With the war over, Andrews & Gerald Masson joined the Occupied Enemy Territory Administration staff (OETA). The OETA had been formed with the British occupation of Palestine and Syria, and was to continue until the 1st of July 1920, when it was replaced by a civil administration. The new Civil Government was formed under Sir Herbert Samuel as the first High Commissioner of Palestine, and many of his immediate staff had served with high distinction through the war. One of these being Norman Bentwich, who had taken on the roll of Senior Judicial Officer in the military administration, and was to continue as Attorney General in the civil service.


Bentwich therefore continued his association with his former adjutant Andrews, and his praise for him was endless: “His advance in a small service was exceptionally rapid. Not only did he make himself fluent in both Arabic and Hebrew, but he won in remarkable degree the confidence of his superior officers and of Jews and Arabs equally in the happier days when that was still possible.” Andrews rose from a District Officer to an Assistant District Commissioner, to Deputy Director of the newly formed Department of Development in 1930, eventually taking over as Director. He was awarded an OBE in 1929.

Bentwich went on to say that Andrews “gained steadily in experience and authority, but never lost those qualities of courage, merriness, and resourcefulness which marked his youth. Everybody liked him and trusted him, knowing his Yea was Yea and his Nay was Nay. Whenever there was a hard task requiring both local knowledge and firmness Andrews was chosen.”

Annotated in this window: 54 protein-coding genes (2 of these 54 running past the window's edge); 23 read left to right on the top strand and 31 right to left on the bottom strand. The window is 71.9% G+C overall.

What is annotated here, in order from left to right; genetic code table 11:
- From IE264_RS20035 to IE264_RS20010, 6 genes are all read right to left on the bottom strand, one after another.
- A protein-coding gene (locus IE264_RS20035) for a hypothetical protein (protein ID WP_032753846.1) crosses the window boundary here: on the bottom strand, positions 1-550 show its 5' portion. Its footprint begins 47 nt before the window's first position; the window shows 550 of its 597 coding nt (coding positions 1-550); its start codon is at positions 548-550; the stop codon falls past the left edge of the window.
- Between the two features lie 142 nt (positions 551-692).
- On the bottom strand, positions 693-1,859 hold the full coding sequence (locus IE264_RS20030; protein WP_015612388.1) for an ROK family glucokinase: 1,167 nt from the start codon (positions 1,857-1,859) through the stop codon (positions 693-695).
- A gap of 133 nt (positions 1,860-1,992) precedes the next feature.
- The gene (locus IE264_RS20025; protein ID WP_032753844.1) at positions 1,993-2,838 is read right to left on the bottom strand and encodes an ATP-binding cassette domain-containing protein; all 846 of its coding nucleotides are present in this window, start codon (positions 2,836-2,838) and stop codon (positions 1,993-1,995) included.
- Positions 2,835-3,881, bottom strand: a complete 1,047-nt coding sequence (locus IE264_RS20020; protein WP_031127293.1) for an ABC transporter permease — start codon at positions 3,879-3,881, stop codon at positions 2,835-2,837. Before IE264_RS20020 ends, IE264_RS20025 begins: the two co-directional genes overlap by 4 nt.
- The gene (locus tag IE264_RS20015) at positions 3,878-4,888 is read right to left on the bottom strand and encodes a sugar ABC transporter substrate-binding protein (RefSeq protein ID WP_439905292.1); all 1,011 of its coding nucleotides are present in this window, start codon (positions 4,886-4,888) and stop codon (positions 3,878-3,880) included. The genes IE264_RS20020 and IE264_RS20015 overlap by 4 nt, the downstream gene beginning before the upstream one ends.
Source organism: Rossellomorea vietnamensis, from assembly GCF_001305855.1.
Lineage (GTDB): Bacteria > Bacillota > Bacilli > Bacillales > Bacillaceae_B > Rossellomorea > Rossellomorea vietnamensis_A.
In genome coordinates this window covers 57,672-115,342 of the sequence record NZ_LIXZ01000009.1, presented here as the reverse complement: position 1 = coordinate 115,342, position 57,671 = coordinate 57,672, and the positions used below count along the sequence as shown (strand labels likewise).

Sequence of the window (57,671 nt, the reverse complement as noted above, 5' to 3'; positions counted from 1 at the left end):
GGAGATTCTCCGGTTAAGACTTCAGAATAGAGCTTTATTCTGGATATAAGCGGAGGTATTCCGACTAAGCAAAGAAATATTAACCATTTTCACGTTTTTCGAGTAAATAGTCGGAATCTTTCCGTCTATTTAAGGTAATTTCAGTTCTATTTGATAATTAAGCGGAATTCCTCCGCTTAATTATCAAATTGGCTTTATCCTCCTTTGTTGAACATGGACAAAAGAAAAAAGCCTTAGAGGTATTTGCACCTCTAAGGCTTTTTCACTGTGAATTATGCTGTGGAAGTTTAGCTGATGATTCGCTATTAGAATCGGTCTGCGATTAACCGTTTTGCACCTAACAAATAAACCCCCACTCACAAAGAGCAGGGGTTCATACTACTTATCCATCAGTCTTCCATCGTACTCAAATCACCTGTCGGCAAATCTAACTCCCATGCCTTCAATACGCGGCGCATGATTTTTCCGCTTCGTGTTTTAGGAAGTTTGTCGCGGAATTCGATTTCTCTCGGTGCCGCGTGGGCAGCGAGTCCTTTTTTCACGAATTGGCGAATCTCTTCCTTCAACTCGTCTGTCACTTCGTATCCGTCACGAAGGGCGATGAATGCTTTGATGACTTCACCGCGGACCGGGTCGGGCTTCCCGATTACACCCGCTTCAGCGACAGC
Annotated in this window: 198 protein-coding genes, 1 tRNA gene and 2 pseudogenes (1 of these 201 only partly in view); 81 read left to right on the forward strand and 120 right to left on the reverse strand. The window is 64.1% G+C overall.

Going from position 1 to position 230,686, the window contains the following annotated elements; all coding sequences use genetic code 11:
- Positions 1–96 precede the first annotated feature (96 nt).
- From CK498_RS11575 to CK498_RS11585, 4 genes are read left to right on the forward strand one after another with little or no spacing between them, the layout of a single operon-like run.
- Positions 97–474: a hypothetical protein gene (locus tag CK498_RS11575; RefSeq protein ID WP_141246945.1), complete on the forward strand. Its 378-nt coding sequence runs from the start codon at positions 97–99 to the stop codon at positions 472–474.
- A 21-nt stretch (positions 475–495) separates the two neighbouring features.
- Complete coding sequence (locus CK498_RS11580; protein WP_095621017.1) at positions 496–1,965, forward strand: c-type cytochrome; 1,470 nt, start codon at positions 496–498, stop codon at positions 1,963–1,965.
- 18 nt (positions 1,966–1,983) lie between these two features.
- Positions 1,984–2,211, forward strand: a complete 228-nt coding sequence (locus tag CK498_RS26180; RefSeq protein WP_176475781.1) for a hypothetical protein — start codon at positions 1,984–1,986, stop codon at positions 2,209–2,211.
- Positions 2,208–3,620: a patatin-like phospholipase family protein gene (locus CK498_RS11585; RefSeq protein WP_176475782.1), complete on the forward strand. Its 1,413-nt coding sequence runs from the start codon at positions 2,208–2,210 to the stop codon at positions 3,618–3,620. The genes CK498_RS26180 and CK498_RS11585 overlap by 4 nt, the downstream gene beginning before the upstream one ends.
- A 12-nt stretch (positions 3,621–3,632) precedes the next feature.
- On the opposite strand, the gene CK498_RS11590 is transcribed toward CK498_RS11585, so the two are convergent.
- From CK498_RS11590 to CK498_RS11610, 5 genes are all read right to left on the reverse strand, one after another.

Another who knew Andrews well was Sir Stewart Symes, late Governor of the Northern District and Chief Secretary to the Government of Palestine. They had worked closely together in the early days, especially during the period 1920-25, and Symes also thought highly of the ‘young’ Andrews:

“An instinct led him unerringly to the centre of any disturbance, political or other. Once arrived, his personality quietly asserted itself until such time as his shrewd wits had discovered the practical measures to be taken. With him decision and action were nearly simultaneous processes, and he handled men with the same easy mastery as he rode his horses or drove a car across difficult country in all weathers.”


All seemed to agree that the outrageous murder of Andrews, who had recently been appointed the District Commissioner of Galilee, was not only a loss to family, friends & colleagues, but also a great loss to Palestine and its people. Andrews had been well aware that he was a ‘target’, having received various death threats after the active measures he’d taken to suppress disturbances the previous year. As a result he had employed a body guard. British Constable, Peter Robertson McEwan, had almost completed his term of service, and was soon to leave for New Zealand to marry. However, on the Sunday morning of Andrews’ 41st Birthday, the 26th September 1937, he was still very much on duty.